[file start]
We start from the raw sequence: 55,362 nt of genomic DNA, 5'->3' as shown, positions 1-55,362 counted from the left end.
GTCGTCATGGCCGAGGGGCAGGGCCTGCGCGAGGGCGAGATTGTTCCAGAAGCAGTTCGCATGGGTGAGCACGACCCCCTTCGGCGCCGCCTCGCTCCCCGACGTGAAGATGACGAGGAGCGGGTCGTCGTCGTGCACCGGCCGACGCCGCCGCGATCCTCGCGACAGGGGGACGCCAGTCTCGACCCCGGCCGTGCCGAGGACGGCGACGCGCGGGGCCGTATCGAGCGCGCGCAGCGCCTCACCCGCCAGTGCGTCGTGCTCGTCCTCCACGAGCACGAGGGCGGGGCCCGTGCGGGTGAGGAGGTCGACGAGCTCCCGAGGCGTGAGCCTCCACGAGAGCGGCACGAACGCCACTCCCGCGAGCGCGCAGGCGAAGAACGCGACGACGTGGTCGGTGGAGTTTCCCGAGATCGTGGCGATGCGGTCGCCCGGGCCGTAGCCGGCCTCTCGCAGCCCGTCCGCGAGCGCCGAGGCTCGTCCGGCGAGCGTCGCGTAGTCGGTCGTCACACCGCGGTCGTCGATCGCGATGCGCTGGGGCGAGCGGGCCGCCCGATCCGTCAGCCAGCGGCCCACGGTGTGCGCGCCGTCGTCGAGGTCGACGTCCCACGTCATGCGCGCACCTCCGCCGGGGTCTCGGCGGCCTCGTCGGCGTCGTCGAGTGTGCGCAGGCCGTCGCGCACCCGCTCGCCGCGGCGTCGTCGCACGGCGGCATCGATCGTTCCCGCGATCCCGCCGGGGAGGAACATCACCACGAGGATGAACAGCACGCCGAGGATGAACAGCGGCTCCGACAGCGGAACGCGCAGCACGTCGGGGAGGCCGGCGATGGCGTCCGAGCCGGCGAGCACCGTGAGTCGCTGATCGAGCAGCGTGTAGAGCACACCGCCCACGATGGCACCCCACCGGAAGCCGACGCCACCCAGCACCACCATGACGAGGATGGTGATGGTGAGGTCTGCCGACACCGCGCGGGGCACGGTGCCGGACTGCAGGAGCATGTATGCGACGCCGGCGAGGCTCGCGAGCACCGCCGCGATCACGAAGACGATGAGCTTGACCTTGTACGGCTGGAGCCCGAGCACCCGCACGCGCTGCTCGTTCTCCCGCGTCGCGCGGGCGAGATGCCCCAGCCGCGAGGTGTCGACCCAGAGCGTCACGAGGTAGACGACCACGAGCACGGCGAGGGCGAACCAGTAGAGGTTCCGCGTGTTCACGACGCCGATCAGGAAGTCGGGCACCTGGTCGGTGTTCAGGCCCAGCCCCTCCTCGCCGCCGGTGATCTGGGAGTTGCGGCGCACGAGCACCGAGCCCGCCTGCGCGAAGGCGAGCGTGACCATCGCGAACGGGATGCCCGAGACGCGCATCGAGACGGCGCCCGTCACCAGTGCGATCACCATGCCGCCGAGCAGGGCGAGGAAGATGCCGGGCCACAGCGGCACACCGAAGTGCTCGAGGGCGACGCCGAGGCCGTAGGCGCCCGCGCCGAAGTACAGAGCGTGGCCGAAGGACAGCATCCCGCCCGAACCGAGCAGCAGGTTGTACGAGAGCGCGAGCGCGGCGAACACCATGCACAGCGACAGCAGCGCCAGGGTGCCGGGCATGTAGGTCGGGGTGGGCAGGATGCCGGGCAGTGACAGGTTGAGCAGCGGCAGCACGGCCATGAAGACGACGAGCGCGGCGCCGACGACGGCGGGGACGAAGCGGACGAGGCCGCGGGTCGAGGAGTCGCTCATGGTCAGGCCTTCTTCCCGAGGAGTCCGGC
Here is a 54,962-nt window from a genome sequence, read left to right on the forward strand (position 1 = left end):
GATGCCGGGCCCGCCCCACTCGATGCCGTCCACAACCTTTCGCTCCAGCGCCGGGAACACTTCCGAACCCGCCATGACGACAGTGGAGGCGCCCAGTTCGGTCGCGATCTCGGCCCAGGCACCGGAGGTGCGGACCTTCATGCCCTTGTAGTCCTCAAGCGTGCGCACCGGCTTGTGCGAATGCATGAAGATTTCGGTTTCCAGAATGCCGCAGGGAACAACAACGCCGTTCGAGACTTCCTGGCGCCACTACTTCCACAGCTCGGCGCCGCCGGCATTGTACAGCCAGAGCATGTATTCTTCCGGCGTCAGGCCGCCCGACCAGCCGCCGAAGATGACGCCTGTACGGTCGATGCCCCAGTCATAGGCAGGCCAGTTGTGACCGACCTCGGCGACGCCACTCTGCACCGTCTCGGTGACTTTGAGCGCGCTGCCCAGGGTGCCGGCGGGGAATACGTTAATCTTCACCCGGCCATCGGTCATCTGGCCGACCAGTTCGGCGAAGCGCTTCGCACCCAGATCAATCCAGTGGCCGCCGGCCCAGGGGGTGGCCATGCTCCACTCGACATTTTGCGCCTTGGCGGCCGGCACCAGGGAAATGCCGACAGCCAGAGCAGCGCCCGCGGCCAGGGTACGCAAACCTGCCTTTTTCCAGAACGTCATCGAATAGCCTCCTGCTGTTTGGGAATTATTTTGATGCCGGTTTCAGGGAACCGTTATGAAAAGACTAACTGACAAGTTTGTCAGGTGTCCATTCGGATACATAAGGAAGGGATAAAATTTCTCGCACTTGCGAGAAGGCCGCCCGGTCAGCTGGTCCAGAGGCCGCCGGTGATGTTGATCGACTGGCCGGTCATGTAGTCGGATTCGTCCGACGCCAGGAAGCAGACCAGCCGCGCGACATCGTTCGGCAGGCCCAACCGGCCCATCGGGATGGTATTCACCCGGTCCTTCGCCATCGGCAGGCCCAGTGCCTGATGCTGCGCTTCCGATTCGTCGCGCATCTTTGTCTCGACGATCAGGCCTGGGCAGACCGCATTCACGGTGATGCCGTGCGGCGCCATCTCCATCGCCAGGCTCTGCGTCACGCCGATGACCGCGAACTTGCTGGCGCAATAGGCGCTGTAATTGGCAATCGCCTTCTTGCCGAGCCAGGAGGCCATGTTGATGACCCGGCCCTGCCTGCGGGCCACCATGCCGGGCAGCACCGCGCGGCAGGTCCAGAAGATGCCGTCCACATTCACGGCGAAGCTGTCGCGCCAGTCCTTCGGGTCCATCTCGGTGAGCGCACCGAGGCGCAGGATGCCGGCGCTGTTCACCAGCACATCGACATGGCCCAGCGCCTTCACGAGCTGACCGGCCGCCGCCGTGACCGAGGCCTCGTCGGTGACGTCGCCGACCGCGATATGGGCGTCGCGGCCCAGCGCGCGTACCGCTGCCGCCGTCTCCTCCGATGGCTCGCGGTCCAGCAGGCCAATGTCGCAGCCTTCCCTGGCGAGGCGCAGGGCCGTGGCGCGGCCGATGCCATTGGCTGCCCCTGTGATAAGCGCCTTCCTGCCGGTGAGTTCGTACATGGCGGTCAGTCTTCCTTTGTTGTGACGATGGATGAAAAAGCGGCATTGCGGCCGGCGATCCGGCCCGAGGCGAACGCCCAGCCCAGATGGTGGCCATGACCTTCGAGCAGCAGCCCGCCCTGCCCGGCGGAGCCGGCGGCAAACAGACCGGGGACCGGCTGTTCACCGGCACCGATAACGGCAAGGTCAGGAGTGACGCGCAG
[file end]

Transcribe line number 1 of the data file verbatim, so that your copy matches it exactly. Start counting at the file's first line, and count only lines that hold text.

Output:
We start from the raw sequence: 55,362 nt of genomic DNA, 5'->3' as shown, positions 1-55,362 counted from the left end.